Sometimes a good column subject just walks in the door.

That happened yesterday, when a visitor to The Greeneville Sun brought me a copy of an old column from a Mississippi newspaper. Written years back by the late Gordon A. Cotton, a Mississippi author, historian and museum curator, it concerned a Civil War incident that I’d never heard of, and which has to qualify as one of the most bizarre occurrences of that war. For that matter, one of the most bizarre occurrences in all of American history, period.

Be forewarned: some of this might make you wince a few times.

It all happened in connection with a battle near Raymond, Mississippi, in May of 1863. Standing outside their home and awaiting news from the battle were a mother and her two daughters, the latter both teens.

A medical doctor from Vicksburg, Mississippi, was among the Confederates fighting in the battle, part of which was occurring about 1,540 yards from the house where the mother and daughters were. Dr. L.G. Capers heard a feminine scream from the direction of the house at almost the same time he saw a young soldier he happened to know fall as if shot.

In his diary, Capers wrote that he went to the side of the young man and found he had been shot in the leg, causing a compound fracture. Further, the rifle ball had been diverted by the bone and also had “passed through the scrotum, carrying away the left testicle.”

My goodness!

Capers did what he could for the wounded young man, then looked up to see the mother of the two girls at the house rushing to him, telling him one of her daughters was badly wounded. The doctor, who knew the woman and her family, followed the woman back to the house, and there found one of the girls had been shot in the abdomen, leaving a “ragged wound.” The ball apparently remained somewhere inside the girl’s body.

Not optimistic the girl would live, Dr. Capers gave what treatment was possible. The Confederate force of which he was a part retreated after the battle, and Capers decided to stay in the Raymond community to tend to Confederate wounded who had to be left there to recover.

His stay extended for weeks, and during that time he also visited the wounded young woman, who had been stricken with peritonitis from her wound, yet stubbornly held on to life. Eventually the doctor left the area with the Confederate fighting force, but about six months later he was able to return to the area, and checked in to see how the wounded girl had fared.

She had not died, but something was decidedly different. His diary notes that she was “in excellent health and spirits, but her abdomen had become enormously enlarged, so much as to resemble pregnancy at the seventh or eighth month.”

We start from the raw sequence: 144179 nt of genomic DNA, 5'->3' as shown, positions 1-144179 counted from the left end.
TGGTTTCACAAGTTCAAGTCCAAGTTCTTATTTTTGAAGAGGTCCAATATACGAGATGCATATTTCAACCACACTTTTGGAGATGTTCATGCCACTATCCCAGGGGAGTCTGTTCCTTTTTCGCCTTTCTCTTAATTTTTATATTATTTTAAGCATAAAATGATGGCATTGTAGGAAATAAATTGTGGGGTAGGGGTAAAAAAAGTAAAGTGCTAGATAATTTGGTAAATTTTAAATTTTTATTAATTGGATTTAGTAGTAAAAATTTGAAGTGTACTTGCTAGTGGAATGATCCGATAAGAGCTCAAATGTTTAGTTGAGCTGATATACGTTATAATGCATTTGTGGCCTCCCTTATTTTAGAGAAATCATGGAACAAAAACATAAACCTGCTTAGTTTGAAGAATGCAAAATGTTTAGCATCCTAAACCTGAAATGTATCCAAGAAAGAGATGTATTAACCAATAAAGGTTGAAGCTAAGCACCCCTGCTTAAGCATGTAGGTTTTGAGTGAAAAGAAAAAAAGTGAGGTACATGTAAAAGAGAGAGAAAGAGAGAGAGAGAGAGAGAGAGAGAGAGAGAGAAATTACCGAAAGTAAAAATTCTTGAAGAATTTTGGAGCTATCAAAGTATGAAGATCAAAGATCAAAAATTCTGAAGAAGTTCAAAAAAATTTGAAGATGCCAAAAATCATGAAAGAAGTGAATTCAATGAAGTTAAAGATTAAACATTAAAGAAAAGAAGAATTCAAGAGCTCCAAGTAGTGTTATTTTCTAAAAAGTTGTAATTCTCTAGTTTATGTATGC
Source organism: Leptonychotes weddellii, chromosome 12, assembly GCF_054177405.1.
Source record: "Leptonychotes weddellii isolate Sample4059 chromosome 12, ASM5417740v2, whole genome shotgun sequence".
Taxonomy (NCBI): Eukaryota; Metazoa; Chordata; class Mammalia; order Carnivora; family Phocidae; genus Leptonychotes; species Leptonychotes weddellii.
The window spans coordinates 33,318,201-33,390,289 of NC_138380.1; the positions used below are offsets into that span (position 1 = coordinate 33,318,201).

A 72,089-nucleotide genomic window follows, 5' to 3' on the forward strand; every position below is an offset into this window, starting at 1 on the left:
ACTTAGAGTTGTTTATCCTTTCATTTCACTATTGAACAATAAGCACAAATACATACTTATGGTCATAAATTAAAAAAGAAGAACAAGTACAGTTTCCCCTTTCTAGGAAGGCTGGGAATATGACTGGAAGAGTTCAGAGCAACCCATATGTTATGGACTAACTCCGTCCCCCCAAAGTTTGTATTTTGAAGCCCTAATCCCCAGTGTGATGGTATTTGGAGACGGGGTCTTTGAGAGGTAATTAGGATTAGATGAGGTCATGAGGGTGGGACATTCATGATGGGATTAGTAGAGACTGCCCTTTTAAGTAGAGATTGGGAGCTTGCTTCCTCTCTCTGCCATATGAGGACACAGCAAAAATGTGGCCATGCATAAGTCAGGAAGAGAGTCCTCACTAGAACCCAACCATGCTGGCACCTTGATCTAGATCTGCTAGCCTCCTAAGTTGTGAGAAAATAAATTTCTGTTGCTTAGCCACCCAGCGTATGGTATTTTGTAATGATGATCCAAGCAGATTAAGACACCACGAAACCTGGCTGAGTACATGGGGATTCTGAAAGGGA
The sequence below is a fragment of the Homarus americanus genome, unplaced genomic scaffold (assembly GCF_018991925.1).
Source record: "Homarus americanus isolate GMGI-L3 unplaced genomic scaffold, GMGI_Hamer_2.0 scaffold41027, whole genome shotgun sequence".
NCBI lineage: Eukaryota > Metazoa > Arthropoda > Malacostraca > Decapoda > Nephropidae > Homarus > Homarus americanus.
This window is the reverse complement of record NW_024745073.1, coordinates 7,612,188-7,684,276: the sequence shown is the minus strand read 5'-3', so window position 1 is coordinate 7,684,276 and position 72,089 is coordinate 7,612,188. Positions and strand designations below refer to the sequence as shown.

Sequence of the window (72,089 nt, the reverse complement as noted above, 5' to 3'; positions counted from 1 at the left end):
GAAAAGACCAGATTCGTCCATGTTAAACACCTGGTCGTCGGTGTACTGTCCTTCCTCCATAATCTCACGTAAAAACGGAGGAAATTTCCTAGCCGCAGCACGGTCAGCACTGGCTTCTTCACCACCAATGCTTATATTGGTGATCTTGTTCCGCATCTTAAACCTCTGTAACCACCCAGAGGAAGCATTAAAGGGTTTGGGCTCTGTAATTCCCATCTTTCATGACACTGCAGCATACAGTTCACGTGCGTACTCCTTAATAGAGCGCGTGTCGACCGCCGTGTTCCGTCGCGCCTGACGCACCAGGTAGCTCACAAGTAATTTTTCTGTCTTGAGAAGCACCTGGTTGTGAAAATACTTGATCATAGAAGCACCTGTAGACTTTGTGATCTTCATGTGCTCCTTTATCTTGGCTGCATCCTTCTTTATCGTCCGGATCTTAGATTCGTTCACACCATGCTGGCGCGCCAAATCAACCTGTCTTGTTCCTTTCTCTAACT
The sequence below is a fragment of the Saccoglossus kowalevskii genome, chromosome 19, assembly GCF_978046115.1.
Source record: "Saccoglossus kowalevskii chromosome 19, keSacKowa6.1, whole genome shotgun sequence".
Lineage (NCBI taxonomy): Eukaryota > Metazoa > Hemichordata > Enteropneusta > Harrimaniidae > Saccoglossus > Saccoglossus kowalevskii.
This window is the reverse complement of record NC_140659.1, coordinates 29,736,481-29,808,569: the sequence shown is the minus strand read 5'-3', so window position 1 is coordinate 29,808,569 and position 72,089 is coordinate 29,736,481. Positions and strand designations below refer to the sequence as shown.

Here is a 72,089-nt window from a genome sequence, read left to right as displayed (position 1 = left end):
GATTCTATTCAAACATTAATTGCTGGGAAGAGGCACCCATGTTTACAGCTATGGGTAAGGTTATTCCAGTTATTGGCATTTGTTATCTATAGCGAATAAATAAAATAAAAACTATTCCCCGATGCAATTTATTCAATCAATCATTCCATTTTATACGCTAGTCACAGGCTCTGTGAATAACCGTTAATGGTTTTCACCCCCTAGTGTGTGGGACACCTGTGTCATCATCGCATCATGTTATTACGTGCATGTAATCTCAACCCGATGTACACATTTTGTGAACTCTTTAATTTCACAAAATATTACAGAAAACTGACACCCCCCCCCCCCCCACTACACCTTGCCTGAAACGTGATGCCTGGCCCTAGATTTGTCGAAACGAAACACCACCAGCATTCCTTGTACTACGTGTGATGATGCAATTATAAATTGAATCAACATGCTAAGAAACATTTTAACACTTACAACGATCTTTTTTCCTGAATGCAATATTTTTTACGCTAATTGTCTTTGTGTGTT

If you’re starting to suspect where this is leading, you’re probably right.

Capers’ later diary entries tell the story. “Just two hundred and seventy-eight days from the date of the receipt of the wound by the Minie ball, I delivered this same young lady of a fine boy, weighing eight pounds. I was not surprised but imagine the surprise and mortification of the young lady herself, her entire family.”

The girl’s hymen was intact before delivery, but even so the doctor had to believe she had become pregnant in the usual way, even though she strongly asserted her virginity.

Less than a month later, Dr. Capers was called back to check out something odd about the baby boy. He discovered something hard and rough under the skin of the infant’s scrotum, and operated to remove it.

It was a badly misshapen Minie ball that appeared to have struck some hard surface before somehow winding up inside the body of the infant.

The doctor concluded the following: “The ball I took from the scrotum of the babe was the identical one which, on the 12th of May, shattered the tibia of my friend, and in its mutilated condition, plunged through his testicle, carrying with it particles of the semen and spermatozoa into the abdomen of the young lady, then through her left ovary, and into the uterus, in this manner impregnating her! There can be no other solution of the phenomenon! These convictions I expressed to the family, and at their solicitations visited my young soldier friend, laying the case fully before him in its proper light. At first, most naturally, he was skeptical, but concluded to visit the young mother.”

The pair apparently liked one another after that visit. Before the baby was 4 months old, they got married and later had two more children.

The first-born one, Capers noted, was the child most strongly resembling the young soldier.

The doctor later wrote up the case in “American Medical Weekly” in 1874.

My thanks to my Tuesday visitor who brought me the information on which this column is based. I would gladly identify him here, but he told me he preferred to remain anonymous.